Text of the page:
10.12.16 Oh christ ! [LGNZ bureaucratic dopefest]
21.7.15 Dunedin to host LGNZ 2016 conference —FFS TIME TO TAKE IT OUT
21.5.15 DCC and LGNZ, total losers
2.2.15 LGNZ run by Mad Rooster Yule, end of story
10.10.14 Cull consorts with losers at LGNZ
26.6.14 LGNZ #blaggardliars

Posted by Elizabeth Kerr

This post is offered in the public interest.

24 Comments

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Fossil fuel divestment : Council fails to recognise opportunities

Election Year : This post is offered in the public interest. -Eds

Received from John Evans
Fri, 29 Apr 2016 at 7:54 p.m.

█ Subject: Why the Dunedin council’s decision on non investment and non support of oil investment is wrong

It is noticeable that the decision makers on the DCC who have made the decision on non oil investment are unaffected by their decision, because they and employees of the council are on fixed salaries, but the ratepayers, business men and women, and working persons in the city are severely compromised.

### theguardian.com Wed 18 June 2014 10.24 BST
Aberdeen, the oil city where boom and bust happen at the same time
By Peter Geoghegan – Aberdeen
OPINION The taxi driver swings his brand-new BMW out of Aberdeen train station. Behind him the sleek glass-fronted £250m Union Square shopping centre, with its Apple store and Hugo Boss shop, glistens in the afternoon sunshine. “Welcome to the oil capital of Europe,” he says with a smile. As we drive past Aberdeen harbour, crowded with cargo ships, he talks about his grandson. A multinational oil company is paying the 17-year-old £12,000 a year to study mechanical engineering at college. He will graduate into a guaranteed job. “He’ll be on £100,000 by the time he’s 25,” the cabbie says confidently. Such stories are common in oil-rich Aberdeen. The Granite City boasts the highest concentration of millionaires in the UK. Three-star hotel rooms can cost upwards of £370 a night. In a city of 220,000, unemployment is just 2% and average annual salaries more than £39,000, around £12,000 more than the UK average in 2013.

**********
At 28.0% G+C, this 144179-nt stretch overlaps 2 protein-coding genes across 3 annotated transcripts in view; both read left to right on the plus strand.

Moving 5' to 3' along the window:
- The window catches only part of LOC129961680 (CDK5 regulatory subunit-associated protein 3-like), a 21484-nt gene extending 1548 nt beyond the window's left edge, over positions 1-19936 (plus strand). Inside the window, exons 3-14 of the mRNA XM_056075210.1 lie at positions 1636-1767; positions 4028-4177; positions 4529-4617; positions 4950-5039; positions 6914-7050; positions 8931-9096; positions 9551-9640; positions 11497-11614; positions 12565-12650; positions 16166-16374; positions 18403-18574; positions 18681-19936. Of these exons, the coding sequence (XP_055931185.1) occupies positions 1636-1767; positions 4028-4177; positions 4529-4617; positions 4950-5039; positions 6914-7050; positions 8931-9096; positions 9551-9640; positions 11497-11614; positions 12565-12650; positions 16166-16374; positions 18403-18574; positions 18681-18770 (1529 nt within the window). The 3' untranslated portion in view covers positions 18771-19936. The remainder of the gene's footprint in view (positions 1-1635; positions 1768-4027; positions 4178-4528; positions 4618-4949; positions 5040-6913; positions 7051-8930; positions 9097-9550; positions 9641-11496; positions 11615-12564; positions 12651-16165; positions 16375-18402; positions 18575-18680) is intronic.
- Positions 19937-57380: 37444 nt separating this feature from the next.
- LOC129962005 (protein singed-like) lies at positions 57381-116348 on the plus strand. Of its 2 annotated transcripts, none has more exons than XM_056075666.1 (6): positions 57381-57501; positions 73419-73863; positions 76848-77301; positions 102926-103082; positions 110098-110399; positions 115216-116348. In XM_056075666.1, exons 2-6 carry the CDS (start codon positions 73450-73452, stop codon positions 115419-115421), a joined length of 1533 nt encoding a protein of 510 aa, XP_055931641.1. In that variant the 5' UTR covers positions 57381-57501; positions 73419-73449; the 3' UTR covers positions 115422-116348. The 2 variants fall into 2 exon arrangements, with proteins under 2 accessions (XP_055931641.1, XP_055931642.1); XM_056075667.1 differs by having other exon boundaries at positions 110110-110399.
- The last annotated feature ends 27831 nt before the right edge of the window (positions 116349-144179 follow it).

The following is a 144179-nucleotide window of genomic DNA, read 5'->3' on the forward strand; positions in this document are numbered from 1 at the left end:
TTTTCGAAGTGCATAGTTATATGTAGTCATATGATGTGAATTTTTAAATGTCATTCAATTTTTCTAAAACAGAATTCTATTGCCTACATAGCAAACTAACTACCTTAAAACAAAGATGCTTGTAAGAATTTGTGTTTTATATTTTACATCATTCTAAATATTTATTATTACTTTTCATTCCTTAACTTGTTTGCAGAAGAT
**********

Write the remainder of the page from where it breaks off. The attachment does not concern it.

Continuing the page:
Read more

DUNEDIN The citizens should dump their elected body just for failing to recognise possible opportunities for their ratepayers.

This council would not have allowed gold mining had it been in charge in the 1860s.

[ends]

ABERDEEN : Granite City —the buildings sparkle after a rainfall.
aberdeen [isbreading.org] 1

Aberdeen City Garden
Revitalising the centre and reconnecting the city to its natural landscape. http://www.dsrny.com/projects/aberdeen

aberdeen abcitaerial [onsitereview.ca]
aberdeen Learning Garden [metalocus.es] 1

Diller Scofidio + Renfro selected to transform the centre of Aberdeen
archdaily.com Jan 2012
Aberdeen City Garden Trust has announced Diller Scofidio + Renfro (DS+R) as winner of the international design competition. The New York City based firm will be working with the Scottish practice Keppie Design and Philadelphia landscape architects OLIN. The £140m City Garden Project will radically transform the center, raising the nineteenth-century Union Terrace Gardens and covering over the “unattractive” Denburn dual carriageway and railway line.

Evening Express Uploaded on Feb 15, 2012
Walkthrough of Aberdeen City Garden Project
http://www.eveningexpress.co.uk/Article.aspx/2642056
Residents are being given a bird’s-eye view of the planned Aberdeen City Gardens in a new video. Swooping around the pathways of Aberdeen’s Granite Web, the visitor is taken on a two-minute tour of the green spaces, flower beds and woodland.

Posted by Elizabeth Kerr